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The Goatnappers by Rosa Jordan
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The Goatnappers

by Rosa Jordan

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Imagine having a father who left his family to live the life of a mobile mechanic. He then returns four years later and ignoring the pain he had once inflicted, walks back into your life. This is exactly the problem of 15-year old Justin who is the only freshman at school to make the varsity baseball team. As if he doesn’t have enough worries with his social reputation, family and friendships. Add to that that list an unthinkable crime which he is responsible for. The Goatnappers by Rosa Jordan explores the issues of family and relationships while compelling us to place our minds in the position of a problem-stricken fifteen year-old.

Honesty is a representation of courage and character. The decisions we make have consequences; lost relationships, lost respect. They do however come with positive resolutions too; gained relationships, gained respect. These ideas are explored in this mind-capturing novel, in our accompaniment with Justin in his discoveries of character through his worries and troubles.

Justin is a proportion of every teenager. His troubles resemble those faced by a majority of adolescents around the world; social reputations, grades, parental separation, injustice and integrity. His enlightenment of these aspects depends often on experience and failure. This is what made the events of this novel so comparable. At one point in each of our lives, we have probably been faced with problems or decisions about something that could potentially change our future. We probably have also experienced the consequences that come with many decisions in unfavourable ways. That is merely the day-to-day life of the main character, Justin.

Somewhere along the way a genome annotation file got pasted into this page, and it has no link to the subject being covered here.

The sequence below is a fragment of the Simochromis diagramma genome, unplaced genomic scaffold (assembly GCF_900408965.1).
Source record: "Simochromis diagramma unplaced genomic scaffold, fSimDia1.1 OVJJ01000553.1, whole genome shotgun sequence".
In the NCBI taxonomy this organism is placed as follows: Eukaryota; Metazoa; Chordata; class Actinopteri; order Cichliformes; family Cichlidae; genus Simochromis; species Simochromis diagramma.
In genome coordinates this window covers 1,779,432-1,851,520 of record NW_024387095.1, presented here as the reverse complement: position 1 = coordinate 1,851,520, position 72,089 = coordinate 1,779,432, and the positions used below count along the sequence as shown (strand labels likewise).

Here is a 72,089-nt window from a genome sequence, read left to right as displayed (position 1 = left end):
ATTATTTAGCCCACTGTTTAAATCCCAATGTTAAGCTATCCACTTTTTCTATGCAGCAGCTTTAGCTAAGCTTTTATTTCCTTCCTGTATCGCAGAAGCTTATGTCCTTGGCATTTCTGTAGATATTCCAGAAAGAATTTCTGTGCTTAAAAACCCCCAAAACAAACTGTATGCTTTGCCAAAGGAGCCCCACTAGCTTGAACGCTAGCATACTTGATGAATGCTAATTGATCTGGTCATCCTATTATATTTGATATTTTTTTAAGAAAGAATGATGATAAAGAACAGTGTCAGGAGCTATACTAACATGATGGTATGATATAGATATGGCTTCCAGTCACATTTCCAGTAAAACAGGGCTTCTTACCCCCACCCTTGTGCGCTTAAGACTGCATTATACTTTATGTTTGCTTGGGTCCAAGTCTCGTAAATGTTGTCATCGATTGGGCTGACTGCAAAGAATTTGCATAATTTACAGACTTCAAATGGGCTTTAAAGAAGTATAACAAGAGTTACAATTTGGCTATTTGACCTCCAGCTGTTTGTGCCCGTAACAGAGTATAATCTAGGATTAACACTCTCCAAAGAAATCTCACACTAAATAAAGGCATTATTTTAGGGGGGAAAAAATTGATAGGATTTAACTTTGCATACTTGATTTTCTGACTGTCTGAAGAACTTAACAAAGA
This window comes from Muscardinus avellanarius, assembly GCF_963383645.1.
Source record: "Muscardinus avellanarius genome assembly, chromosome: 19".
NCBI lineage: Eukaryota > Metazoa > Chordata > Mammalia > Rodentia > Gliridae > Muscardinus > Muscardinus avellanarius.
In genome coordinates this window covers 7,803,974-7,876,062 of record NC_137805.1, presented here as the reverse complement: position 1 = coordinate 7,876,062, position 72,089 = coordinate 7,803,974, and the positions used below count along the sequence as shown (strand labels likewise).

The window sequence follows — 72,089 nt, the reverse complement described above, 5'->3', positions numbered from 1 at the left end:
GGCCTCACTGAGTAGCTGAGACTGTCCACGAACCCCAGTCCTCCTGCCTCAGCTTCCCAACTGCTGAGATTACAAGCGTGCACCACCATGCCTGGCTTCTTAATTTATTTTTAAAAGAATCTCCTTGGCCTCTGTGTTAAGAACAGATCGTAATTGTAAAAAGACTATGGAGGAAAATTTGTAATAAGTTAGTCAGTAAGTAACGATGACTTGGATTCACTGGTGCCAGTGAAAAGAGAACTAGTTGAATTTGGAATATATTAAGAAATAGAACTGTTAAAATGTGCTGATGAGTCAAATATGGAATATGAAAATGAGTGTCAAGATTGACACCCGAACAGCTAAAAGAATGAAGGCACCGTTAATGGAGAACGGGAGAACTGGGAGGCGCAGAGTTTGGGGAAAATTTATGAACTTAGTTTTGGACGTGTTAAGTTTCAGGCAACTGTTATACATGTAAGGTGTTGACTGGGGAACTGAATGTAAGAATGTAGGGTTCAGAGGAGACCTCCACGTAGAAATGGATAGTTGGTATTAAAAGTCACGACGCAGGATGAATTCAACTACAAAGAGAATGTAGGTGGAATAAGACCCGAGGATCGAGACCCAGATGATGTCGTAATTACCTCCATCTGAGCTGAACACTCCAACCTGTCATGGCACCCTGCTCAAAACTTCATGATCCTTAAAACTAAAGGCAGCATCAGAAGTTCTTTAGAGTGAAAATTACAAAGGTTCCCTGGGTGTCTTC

I really enjoyed reading this book. It carefully surveyed the impact of failed relationships on children and teenagers while boldly welcoming the ideas of character and veracity. It was, all in all, a notable and inspiring sequel to the series debut (Lost Goat Lane). ( )
1 vote Salee | Dec 10, 2010 |
Reviewed by Carrie Spellman for TeensReadToo.com

Freshman Justin Martin is pretty sure all of his problems in life are about to be over. He's just been made the youngest varsity baseball player in almost two decades, he found a bike to take him home after practice, and all he needs to do to make everything complete is to sell Little Billy, one of the family's pet goats. He even finds someone to buy Little Billy for exactly the right price! Justin's life is golden.

Until Justin and his siblings find out that Little Billy's new owner is mistreating him. If they leave him they'll all feel horrible and guilty forever. If they try to buy him back, Justin loses his bike and his spot on the baseball team. If they steal him... There just doesn't seem to be a good solution.

Just when it looks pretty bad, Justin's long-absent father appears, and things get much worse. Now everyone in the family is thrown into an emotional mess. If Justin doesn't figure it all out quick, and get his head back in the game, he may just lose his spot on the baseball team anyway. Not to mention the respect of his family, and himself.

Justin's life may not be something you recognize, or it may be a lot like yours. Either way, the decisions he has to make are a lot like the ones everyone deals with. How will you deal with injustice? Do you give someone who hurt you a chance to explain? Do you let them back in and risk them hurting you again? How far will you go to get what you want?

This book is about deciding right and wrong for yourself. It's about choosing what kind of person you're going to be and defining your place in the world. These aren't easy things to decide, but I think Justin sets a good, honest example. ( )
  GeniusJen | Oct 11, 2009 |
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Justin's place as the first high school freshman in twenty years to make the varsity baseball team is at risk when his math grade plummets while he is trying to cope with the abuse of a young billy goat he sold and a visit from his estranged father to Lost Goat Lane.… (more)

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